H. W. WILEY.
SCIENTIFIC BOOKS Chemische Krystallographie. By P. GROTH.
Leipzig, Wilhelm Engelmann. Vol. I., 1906; II., 1908; III., 1911; IV., 1917; V., 1919. 4,443 pages, with 3,342 figures; 8vo, cloth.
All persons interested in crystallized substances will be delighted to know that this monumental work, in the preparation of which Professor Groth spent several decades, has been finally completed. Notices of the publication of the first three volumes have already appeared in SCIENCE.1 Vol. IV. was issued in 1917 and Vol. V. late in 1919.
According to the original plan it was thought that all the available material could be conveniently published in four volumes; the first two to be devoted to inorganic, and the last two volumes to organic compounds. The aromatic organic compounds, however, proved to be much more numerous than had been
1 Vol. XXV., 143-144; Vol. XXVIII., 843; Vol. XXXIII., 253.
anticipated, so that two large volumes have been necessary to describe them. These two volumes contain 1,846 pages and 1,783 figures. In these volumes the treatment used in the others has been followed.
Chemists and crystallographers, the world over, are greatly indebted to Professor Groth for this most important reference work, which is a critical survey of all the crystallized material described thus far. As is generally known, Professor Groth has devoted his life to problems in chemical crystallography. He was the founder of and for many years the editor of the Zeitschrift fuer Krystallographie und Mineralogie. Hence, he was peculiarly fitted to undertake this very difficult and timeconsuming task.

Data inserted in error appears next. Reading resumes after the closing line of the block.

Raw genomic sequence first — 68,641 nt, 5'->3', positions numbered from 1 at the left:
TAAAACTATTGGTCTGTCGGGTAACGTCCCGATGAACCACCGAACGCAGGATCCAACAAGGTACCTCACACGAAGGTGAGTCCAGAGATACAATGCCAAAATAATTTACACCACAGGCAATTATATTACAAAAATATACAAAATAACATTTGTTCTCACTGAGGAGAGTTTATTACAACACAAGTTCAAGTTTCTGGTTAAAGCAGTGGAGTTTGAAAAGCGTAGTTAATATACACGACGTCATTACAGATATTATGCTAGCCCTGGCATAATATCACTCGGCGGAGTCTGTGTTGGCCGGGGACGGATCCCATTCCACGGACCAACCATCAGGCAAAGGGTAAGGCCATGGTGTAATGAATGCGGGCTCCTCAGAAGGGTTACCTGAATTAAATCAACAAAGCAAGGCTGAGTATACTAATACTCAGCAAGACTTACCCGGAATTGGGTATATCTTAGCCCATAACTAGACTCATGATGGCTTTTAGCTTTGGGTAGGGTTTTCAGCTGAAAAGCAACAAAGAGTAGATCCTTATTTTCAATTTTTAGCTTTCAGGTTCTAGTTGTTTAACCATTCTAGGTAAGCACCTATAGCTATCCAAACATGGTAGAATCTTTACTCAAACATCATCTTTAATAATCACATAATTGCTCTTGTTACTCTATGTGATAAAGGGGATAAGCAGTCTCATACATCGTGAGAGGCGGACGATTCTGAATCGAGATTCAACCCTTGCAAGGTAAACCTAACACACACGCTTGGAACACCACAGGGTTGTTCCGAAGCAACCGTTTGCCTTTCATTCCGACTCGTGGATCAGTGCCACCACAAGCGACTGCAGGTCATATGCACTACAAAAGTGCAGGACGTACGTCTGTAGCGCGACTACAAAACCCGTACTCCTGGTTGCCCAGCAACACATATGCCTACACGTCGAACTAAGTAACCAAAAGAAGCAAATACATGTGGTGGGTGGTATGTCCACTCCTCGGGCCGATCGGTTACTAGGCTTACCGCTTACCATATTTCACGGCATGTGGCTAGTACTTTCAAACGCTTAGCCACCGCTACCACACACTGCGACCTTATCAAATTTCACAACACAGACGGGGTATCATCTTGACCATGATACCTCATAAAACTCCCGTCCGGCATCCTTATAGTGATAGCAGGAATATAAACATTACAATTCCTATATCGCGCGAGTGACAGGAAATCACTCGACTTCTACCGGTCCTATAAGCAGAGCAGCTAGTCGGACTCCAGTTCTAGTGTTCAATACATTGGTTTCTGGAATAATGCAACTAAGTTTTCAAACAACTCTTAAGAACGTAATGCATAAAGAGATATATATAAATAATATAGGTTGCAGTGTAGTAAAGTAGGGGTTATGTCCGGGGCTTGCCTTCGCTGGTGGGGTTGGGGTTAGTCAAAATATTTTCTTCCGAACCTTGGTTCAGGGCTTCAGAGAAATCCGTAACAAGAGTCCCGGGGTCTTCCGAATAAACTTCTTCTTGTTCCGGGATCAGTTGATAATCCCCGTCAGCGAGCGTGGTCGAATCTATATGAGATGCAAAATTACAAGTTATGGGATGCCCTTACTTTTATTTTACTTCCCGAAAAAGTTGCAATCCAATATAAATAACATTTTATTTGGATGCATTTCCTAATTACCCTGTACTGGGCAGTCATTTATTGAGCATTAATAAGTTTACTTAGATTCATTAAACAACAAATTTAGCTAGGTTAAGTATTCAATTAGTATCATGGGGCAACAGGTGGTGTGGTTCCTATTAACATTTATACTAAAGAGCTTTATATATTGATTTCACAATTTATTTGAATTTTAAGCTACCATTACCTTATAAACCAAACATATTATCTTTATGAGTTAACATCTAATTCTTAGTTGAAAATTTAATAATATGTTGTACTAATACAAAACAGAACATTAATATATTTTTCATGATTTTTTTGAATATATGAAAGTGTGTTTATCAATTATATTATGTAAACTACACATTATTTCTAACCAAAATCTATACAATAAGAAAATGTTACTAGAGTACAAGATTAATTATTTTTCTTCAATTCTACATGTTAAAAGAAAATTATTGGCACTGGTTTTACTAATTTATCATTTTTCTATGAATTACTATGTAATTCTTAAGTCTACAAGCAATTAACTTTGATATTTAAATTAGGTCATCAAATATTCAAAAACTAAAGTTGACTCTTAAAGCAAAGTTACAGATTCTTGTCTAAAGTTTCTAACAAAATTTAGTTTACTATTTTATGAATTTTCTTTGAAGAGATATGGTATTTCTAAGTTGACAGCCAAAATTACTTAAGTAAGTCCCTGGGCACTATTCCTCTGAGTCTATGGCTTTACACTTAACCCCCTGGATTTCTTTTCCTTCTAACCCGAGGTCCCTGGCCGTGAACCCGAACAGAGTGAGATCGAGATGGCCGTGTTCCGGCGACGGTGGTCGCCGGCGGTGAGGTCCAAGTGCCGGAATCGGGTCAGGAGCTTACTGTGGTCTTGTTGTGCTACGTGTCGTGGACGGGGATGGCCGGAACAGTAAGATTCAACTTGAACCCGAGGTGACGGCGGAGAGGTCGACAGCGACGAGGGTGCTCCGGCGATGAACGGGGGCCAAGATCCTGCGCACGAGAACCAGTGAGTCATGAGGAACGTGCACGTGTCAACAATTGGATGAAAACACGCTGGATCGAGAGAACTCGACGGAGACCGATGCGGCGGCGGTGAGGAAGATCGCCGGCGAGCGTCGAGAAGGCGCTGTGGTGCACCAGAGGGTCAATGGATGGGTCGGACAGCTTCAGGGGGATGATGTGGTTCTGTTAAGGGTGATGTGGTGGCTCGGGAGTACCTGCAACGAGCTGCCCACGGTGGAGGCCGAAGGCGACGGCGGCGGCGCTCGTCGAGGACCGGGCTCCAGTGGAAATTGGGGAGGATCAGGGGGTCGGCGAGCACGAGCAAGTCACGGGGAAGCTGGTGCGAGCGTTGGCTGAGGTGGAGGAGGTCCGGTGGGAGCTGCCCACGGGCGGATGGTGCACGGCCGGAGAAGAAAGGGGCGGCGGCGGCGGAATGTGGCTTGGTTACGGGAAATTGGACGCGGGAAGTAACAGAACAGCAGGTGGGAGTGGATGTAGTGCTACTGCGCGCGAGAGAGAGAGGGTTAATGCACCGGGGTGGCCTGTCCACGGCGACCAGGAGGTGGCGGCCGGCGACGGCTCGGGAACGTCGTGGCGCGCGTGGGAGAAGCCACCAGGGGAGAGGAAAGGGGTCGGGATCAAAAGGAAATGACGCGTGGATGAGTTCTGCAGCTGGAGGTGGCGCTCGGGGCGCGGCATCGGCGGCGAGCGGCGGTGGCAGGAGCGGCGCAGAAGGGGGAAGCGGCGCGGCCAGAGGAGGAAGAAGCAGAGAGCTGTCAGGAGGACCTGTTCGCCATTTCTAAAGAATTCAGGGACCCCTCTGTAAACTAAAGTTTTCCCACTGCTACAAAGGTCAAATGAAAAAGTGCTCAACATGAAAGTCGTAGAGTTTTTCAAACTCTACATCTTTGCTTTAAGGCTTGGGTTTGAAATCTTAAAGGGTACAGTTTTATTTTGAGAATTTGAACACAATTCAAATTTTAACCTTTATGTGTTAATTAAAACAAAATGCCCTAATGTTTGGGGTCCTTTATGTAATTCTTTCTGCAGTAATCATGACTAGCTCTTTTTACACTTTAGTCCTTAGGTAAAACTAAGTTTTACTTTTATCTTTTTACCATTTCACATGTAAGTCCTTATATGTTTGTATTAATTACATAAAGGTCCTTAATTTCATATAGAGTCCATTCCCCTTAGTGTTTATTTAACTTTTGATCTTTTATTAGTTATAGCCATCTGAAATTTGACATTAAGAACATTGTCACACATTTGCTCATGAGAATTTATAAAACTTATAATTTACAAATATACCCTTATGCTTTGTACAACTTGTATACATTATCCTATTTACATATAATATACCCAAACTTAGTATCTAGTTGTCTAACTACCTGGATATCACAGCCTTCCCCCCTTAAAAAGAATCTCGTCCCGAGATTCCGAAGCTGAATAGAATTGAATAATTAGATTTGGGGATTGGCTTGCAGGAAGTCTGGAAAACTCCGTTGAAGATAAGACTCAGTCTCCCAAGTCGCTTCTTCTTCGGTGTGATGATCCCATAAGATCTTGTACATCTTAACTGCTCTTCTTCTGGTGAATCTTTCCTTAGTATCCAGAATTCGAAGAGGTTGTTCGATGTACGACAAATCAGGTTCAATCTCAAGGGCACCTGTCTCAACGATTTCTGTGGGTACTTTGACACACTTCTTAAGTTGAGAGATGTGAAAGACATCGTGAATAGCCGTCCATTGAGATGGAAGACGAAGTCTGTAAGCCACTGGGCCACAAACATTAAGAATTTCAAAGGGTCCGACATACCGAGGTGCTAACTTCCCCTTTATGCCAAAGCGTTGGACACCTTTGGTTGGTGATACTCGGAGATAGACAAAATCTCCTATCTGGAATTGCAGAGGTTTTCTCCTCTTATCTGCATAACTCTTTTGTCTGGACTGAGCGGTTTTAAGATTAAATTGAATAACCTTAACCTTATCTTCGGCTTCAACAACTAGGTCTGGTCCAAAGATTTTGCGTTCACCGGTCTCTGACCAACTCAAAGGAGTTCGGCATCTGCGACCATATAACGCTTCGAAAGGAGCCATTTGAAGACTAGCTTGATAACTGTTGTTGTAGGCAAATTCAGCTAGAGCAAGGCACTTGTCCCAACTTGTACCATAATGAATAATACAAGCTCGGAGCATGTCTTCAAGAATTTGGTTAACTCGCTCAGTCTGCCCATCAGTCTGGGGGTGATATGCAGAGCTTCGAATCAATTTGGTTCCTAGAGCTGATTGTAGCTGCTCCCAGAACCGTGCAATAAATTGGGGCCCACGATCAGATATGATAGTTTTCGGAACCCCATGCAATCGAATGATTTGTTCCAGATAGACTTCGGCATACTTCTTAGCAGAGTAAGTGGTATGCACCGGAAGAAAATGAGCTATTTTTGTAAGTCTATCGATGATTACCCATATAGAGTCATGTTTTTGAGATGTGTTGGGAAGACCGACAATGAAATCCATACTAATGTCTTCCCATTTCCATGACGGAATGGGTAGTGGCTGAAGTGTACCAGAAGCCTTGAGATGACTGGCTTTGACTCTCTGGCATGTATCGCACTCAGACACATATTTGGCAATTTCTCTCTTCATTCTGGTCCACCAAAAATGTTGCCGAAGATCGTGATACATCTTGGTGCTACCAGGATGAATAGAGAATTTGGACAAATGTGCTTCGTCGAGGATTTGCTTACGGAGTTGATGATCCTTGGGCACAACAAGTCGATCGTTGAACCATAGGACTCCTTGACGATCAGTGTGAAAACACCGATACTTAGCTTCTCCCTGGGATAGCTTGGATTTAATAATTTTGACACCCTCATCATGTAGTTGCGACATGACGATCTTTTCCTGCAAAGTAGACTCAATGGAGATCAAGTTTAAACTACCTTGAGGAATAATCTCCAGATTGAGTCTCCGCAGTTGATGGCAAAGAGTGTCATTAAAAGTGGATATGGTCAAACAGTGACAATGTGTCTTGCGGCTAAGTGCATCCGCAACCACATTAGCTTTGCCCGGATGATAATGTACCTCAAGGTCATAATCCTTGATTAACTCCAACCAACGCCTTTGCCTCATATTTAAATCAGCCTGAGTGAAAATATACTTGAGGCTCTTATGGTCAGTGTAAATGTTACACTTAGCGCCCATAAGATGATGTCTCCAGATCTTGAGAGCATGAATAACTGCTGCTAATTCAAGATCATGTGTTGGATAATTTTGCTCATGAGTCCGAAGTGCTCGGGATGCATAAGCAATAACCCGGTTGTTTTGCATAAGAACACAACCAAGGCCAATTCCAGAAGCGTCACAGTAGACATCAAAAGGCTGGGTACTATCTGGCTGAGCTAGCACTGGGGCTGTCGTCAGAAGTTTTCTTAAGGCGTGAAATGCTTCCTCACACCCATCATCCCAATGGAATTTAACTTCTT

EDWARD H. KRAUS MINERALOGICAL LABORATORY,
UNIVERSITY OF MICHIGAN
seventy days than it is to feed for forty or fifty days with peanuts alone, then to finish with other feeds.
To determine whether an animal in starving uses the liquid fat more rapidly than it does the solid fat, rabbits were fed on peanuts and alfalfa for six weeks. One of the rabbits was killed at the end of the feeding period and the others were killed after starving three, five and seven days. The iodine numbers of the kidney fat and the back fat were determined. Two series of rabbits treated in this way but the results of the last series only will be given.
SPECIAL ARTICLES THE CHANGE IN THE FAT OF PEANUT-FED
RABBITS In the course of our investigation of the soft pork of peanut-fed hogs it occurred to me that if an animal in starving used its liquid fat first, this would make it sible to overcome the softness of the pork on peanut-fed hogs. If the animal used the liquid fat first in starving it would be reasonable to suppose that if both liquid and solid fat were fed at the same time he would use a greater proportion of the liquid fat to meet the energy requirements of his body. Then it would be possible to attack the soft pork problem in two ways. One would be to feed peanuts alone for forty or fifty days then starve the hog for some eight or ten days so as to remove the liquid fat as much as possible, and afterwards finish the feeding with other feeds. The other way would be to feed the peanuts not alone for forty or fifty days as is the custom but to feed them with some feed that would produce solid fat and in this way the animal would use a greater percentage of the soft fat that was fed than he would otherwise. We got some results this past spring which indicated that it is much better to feed the hogs peanuts with other feeds for